Glad as wild birds released from their cage, the cousins parted from Miss James. Their faces were serious and respectful, but each heart danced like the sea on a breezysunny morning. The world was before them: school was behind. They were travelling to London alone—no chaperone; they were no longer schoolgirls, they were young women. The matron saw them off at the station—a kind, stupid woman, but not stupid enough for it to be necessary for them to maintain the serious and respectful mask before her.

"I wish we'd seen Gladys to say good-bye," they said. "You might give her this for us." They pressed half-crowns on the matron. "Poor old Gladys, she——"

They were getting into the train, when a clatter of clumsy feet made them turn. It was Gladys, but panting and almost in tears.

"Thought I'd missed it," she exclaimed, thrusting a large box into the carriage. "It's a parting present, miss. For both of you."

"We shall prize it for ever, whatever it is," said Lucilla.

"I got it from me brother," said Gladys, "that's why I'm so late. It's just like him to live the other end of the town. I do wish you wasn't going! I don't know whatever I shall do now you've gone. For of all the old——"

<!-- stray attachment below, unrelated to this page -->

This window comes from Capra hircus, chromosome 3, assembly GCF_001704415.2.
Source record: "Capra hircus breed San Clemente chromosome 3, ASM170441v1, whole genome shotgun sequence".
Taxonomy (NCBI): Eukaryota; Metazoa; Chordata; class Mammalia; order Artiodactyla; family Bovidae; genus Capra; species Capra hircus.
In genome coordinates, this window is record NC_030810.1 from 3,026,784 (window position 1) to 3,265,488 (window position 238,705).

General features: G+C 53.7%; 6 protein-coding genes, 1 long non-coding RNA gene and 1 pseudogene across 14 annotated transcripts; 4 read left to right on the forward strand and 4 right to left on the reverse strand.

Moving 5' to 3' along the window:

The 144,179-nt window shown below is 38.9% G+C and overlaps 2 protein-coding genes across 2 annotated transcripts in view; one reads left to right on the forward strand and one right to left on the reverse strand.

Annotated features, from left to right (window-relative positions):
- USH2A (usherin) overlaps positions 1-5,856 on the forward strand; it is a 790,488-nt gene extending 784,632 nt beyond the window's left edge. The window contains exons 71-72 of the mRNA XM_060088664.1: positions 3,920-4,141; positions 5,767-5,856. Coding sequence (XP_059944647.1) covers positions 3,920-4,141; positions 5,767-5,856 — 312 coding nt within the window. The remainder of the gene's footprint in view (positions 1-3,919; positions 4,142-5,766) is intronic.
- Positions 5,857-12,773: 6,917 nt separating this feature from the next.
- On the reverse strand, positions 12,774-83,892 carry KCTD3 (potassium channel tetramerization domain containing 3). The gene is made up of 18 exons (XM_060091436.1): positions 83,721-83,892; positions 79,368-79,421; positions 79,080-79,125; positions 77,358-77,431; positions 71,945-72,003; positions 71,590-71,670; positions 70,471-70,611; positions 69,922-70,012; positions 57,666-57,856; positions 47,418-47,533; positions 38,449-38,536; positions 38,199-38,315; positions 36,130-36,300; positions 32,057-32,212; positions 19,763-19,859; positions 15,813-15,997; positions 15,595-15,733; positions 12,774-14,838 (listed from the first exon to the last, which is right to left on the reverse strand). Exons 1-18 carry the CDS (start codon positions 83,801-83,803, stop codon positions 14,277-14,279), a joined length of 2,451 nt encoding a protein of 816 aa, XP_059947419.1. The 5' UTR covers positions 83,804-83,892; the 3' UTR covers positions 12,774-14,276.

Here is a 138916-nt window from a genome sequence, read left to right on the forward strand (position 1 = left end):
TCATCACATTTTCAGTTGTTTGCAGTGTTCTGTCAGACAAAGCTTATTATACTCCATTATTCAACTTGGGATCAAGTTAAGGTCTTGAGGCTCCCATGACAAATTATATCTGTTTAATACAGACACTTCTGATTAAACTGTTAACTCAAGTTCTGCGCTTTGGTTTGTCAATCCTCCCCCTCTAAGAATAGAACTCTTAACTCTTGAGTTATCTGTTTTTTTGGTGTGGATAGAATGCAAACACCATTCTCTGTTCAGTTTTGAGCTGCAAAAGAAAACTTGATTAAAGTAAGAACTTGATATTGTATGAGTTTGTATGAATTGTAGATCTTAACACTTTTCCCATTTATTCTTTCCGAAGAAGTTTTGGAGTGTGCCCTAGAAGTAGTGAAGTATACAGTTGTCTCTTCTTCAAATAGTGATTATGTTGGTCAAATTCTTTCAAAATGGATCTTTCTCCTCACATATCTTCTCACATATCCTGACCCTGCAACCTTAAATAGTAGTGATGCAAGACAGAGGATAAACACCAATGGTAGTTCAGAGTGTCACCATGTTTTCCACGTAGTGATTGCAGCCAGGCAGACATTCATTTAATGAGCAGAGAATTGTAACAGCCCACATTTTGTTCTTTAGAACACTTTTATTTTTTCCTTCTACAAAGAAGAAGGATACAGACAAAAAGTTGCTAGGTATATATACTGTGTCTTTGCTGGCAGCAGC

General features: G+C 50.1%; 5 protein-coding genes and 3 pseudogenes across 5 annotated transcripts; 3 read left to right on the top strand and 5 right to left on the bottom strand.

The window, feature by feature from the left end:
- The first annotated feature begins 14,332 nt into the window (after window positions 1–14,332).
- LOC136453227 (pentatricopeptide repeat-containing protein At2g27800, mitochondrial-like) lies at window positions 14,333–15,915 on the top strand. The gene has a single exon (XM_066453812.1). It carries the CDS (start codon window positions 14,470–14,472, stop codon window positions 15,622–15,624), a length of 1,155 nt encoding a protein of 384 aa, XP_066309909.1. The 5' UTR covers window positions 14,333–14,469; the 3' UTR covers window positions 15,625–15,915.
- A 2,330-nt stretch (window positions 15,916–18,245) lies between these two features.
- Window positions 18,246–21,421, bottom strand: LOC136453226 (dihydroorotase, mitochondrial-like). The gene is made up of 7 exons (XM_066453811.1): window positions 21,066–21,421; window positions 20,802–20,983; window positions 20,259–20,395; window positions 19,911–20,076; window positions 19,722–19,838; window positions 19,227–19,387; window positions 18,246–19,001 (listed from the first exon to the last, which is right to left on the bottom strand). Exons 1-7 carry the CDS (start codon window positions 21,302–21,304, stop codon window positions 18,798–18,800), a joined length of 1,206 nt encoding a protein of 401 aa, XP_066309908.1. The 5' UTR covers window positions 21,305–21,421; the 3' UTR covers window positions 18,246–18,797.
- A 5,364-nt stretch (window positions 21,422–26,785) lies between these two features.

"Shish!" said Jane.

"Oh, I beg your pardon, Miss Blake—I didn't see you were there. Oh, good-bye, Miss Jane dear, and you too, Miss Lucy, I'm sure! Good-bye!"

Miss Blake pulled her back. A porter banged the door and the train moved off.

They waved hands from the window till the station was out of sight. Then, withdrawing their heads from the window, they stumbled over Gladys's present.

"Let's see what it is," said Jane.

It was a fine black rabbit in a home-made hutch, not new.

"Well, perhaps it's lucky," said Jane; "like black cats, you know. We'll call it Othello. Poor old Gladys!"

It was a delicious journey. The wildest speculations concerning their future brightened every mile of it. AtPaddington they were met by a sour-looking man who announced himself as Mr. Panton's head clerk.

"But how do you know it's us?" Jane asked.

"I've been shown your photos," he said. "This way to the car."

It was a beautiful car. Behind it stood a taxi for their luggage.

"I feel like a duchess," said Jane in the car.

"Your hat's all on one side," said Lucilla beside her.

"That will be all then?" said the clerk at the window. "This is the address," and he thrust a paper at them. "The man knows where to go. And this," he said finally, dropping something cold into Lucilla's hand, "is the key. Drive on!"

And the car slid out of the station.

"The key! Whatever of?" Lucilla asked.

"Heaven alone knows. Perhaps we are being kidnapped. Oh, Lucy, how frightfully exciting."